Are Labour up or down today? Photo: Getty.
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How much attention should we pay to daily polls?

The daily numbers are interesting, but the trend tells the story.

This post was originally published on May2015.com.

How much attention should you pay to the polls? This week Labour have led comfortably, then drifted down, and now the Tories “lead”, according to YouGov’s overnight tracking poll.

This is – as some have pointed out – noise. The trend is what is worth watching, along with the results of each polling house, rather than just one. Reporting on the polls throughout the week relies on following the YouGov/Sun tracking poll, published from Monday through Thursday night.

But they are only one of the eight major, active British pollsters. We hear from some of them – ICM, Ipsos Mori – only once a month, or others – ComRes, Survation, Opinium – only every few weeks. Aside from YouGov, only two other pollsters poll weekly: Ashcroft, who often creates a mini-news cycle on Monday afternoon, and Populus, who poll on Monday and Friday mornings.

If you pay attention to YouGov’s daily tracker polls you can write a new headline almost every day. The real story is the trend across all eight pollsters over time. May2015‘s Poll of Polls is keeping a track of all the numbers each day. We like to keep an eye on our rolling four-day average:

If we just looked at the daily averages, we see a more muddled picture - especially in mid-week, when just YouGov are polling.

Daily polls become important over time. Or they can mean something if a number of pollsters show the same sudden shift, as Ashcroft, Populus and YouGov did on Monday, when all three put Labour ahead by at least 4 points. But that seems to have been about a post-Rochester Tory-to-Ukip swing, rather than any lasting change; Labour's vote share never really changed, and the Tories have now "recovered", at least in YouGov's numbers.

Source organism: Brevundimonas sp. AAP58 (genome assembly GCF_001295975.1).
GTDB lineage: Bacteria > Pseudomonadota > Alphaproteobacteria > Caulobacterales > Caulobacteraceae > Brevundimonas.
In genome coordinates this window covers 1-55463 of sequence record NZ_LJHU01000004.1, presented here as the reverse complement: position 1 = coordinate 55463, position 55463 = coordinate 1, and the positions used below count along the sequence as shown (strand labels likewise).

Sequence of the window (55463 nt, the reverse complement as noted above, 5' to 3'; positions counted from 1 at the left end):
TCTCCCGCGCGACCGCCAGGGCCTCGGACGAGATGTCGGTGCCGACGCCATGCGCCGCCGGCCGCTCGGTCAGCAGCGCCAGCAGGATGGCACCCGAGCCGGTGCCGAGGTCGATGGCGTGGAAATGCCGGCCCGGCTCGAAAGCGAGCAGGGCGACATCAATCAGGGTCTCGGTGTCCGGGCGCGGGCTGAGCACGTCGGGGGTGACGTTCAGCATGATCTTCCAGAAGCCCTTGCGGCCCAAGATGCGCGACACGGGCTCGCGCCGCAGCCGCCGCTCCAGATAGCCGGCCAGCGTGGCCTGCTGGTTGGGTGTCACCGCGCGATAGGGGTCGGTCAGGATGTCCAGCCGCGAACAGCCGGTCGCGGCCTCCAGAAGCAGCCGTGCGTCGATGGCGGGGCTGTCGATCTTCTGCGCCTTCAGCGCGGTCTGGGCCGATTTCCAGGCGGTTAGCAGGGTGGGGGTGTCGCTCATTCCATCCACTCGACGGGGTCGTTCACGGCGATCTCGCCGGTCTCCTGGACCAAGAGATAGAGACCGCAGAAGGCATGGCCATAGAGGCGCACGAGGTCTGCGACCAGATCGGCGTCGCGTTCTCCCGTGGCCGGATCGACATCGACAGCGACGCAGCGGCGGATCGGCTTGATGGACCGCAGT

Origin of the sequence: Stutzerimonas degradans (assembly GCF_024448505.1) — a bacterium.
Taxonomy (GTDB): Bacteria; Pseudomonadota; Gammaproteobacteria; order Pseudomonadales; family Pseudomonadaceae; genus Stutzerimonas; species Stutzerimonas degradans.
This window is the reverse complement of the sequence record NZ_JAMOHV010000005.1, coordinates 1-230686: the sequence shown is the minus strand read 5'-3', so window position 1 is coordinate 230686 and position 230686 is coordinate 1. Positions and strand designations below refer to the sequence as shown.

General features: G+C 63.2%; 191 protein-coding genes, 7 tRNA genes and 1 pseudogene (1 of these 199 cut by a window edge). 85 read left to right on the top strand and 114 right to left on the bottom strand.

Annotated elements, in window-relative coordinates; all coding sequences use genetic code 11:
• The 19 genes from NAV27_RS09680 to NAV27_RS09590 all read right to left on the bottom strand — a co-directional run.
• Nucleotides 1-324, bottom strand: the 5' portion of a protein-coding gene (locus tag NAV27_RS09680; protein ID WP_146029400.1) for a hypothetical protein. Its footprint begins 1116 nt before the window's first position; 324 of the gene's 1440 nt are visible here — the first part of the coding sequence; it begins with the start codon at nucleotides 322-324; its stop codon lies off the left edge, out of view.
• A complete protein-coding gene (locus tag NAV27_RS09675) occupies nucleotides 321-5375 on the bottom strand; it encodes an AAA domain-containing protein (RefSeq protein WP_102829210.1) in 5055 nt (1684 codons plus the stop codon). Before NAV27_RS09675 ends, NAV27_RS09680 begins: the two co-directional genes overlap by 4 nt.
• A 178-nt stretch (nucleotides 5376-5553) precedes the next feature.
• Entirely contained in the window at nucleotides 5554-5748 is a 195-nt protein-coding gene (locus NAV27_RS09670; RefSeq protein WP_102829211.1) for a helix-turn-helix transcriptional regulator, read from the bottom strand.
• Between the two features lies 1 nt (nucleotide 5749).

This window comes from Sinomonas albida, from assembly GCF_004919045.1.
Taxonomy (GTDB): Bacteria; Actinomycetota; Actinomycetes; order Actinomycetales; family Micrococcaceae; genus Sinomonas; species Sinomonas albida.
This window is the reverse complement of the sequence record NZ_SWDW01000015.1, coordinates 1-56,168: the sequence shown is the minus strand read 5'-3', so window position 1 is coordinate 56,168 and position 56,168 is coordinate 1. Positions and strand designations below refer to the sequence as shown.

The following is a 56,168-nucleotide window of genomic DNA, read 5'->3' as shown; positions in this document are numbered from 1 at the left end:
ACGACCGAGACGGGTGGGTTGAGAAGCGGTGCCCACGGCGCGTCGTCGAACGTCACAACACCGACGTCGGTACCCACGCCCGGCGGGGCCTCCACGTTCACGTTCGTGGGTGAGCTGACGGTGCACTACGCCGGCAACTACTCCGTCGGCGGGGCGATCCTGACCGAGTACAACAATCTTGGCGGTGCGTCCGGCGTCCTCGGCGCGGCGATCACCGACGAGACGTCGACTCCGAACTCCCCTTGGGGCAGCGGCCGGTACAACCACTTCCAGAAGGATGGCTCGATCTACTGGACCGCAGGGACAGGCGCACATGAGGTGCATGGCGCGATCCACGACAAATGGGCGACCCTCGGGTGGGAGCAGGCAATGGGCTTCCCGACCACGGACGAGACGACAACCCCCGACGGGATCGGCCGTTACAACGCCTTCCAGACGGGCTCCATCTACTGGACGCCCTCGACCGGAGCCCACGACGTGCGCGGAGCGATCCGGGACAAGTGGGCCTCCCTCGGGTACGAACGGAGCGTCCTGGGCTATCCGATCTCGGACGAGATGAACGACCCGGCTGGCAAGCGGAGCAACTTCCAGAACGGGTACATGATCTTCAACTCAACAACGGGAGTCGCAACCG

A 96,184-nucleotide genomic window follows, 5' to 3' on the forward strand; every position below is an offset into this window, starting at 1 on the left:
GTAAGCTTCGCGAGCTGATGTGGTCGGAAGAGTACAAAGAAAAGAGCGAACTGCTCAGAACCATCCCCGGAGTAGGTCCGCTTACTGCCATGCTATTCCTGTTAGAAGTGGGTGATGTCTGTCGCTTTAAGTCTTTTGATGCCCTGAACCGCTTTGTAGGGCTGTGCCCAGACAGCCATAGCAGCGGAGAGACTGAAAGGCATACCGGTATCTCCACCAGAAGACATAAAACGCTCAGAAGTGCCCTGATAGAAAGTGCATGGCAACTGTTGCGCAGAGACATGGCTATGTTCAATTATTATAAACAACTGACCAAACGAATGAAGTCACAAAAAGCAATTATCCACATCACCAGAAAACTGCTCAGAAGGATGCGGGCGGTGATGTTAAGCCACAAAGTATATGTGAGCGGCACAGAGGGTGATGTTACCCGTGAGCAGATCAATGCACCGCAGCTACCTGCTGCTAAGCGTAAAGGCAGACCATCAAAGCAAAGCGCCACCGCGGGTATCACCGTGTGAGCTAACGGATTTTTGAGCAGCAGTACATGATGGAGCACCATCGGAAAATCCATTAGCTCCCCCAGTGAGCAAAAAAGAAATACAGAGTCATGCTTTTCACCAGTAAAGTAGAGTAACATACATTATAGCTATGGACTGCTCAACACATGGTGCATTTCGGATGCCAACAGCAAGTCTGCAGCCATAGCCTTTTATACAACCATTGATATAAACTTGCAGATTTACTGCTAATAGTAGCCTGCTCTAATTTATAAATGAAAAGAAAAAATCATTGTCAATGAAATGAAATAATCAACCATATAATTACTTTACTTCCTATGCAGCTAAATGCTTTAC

Polls are truly informative over months and years.

And while a four-day average is at least something of a trend, polls are truly informative over months and years, rather than days and weeks. Exploring the polls over the last 44 years - as you can do here on May2015, focusing in on any week or month since August 1970 - tells the story of post-1960s British political history.

Click through to track the rise and fall of the SNP, who led the polls for three months in late 1981, or the Blair and Brown years, and the Tories' long, slow, limited recovery since 1997.

Harry Lambert was the editor of May2015, the New Statesman's election website.

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Rarely has it mattered so little if Manchester United won; rarely has it been so special they did

Team's Europa League victory offers chance for sorely needed celebration of a city's spirit.

Carlo Ancelotti, the Bayern Munich manager, memorably once said that football is “the most important of the least important things”, but he was only partly right. While it is absolutely the case that a bunch of people chasing around a field is insignificant, a bunch of people chasing around a field is not really what football is about.